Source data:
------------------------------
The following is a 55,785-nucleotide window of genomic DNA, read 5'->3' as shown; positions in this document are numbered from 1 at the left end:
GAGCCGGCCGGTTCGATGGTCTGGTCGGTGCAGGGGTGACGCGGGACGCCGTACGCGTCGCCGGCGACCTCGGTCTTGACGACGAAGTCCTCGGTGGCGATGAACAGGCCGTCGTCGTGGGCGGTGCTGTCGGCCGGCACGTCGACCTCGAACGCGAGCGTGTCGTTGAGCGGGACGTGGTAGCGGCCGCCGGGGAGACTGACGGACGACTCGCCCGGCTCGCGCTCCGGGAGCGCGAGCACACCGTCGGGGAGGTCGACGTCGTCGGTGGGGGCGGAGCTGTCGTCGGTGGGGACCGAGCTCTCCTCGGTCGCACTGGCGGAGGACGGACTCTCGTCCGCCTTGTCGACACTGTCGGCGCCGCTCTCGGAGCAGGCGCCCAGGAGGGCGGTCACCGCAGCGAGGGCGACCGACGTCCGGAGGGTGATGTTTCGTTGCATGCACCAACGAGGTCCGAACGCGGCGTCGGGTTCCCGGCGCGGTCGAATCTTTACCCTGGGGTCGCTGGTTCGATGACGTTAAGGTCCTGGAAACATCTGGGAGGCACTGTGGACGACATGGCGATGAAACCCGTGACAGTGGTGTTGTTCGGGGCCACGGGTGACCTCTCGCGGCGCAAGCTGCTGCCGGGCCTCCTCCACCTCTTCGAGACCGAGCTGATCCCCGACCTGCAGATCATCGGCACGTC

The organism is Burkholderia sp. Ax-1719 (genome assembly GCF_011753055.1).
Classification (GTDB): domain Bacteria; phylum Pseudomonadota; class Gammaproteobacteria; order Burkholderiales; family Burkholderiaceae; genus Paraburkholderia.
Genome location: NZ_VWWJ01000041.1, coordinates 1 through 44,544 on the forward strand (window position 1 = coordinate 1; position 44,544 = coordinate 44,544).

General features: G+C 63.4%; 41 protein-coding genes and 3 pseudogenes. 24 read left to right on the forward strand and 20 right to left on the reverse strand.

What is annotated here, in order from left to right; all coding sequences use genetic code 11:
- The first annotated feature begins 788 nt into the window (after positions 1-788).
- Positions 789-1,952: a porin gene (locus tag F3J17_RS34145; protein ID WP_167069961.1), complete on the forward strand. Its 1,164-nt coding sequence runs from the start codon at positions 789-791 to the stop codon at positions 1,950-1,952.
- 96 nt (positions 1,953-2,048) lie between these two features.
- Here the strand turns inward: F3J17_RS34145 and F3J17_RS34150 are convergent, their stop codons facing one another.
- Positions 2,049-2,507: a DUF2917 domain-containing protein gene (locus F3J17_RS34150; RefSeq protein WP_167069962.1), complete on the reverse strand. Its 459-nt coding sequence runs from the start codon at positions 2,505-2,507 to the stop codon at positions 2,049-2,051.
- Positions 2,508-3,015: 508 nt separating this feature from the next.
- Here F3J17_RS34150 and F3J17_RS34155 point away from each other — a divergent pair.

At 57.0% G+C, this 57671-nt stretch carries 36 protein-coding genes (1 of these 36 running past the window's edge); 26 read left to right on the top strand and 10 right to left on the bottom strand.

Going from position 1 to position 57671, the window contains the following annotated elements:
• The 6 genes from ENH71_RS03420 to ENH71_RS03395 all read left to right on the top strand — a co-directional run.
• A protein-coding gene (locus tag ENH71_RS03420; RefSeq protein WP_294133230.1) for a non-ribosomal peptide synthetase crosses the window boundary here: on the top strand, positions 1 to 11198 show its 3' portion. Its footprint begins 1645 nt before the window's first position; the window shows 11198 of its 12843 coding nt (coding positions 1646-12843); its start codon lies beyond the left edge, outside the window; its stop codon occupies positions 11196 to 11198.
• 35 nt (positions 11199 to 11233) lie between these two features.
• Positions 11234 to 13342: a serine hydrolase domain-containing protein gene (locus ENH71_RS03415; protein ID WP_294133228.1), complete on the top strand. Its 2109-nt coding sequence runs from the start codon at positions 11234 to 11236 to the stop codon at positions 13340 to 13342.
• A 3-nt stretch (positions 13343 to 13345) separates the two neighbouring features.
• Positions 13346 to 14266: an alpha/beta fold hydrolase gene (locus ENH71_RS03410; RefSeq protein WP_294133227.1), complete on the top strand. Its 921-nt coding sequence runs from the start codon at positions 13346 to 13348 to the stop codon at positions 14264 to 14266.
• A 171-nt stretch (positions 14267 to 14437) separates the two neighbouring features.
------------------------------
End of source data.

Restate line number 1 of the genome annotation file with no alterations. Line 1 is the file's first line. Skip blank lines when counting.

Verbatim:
The following is a 55,785-nucleotide window of genomic DNA, read 5'->3' as shown; positions in this document are numbered from 1 at the left end: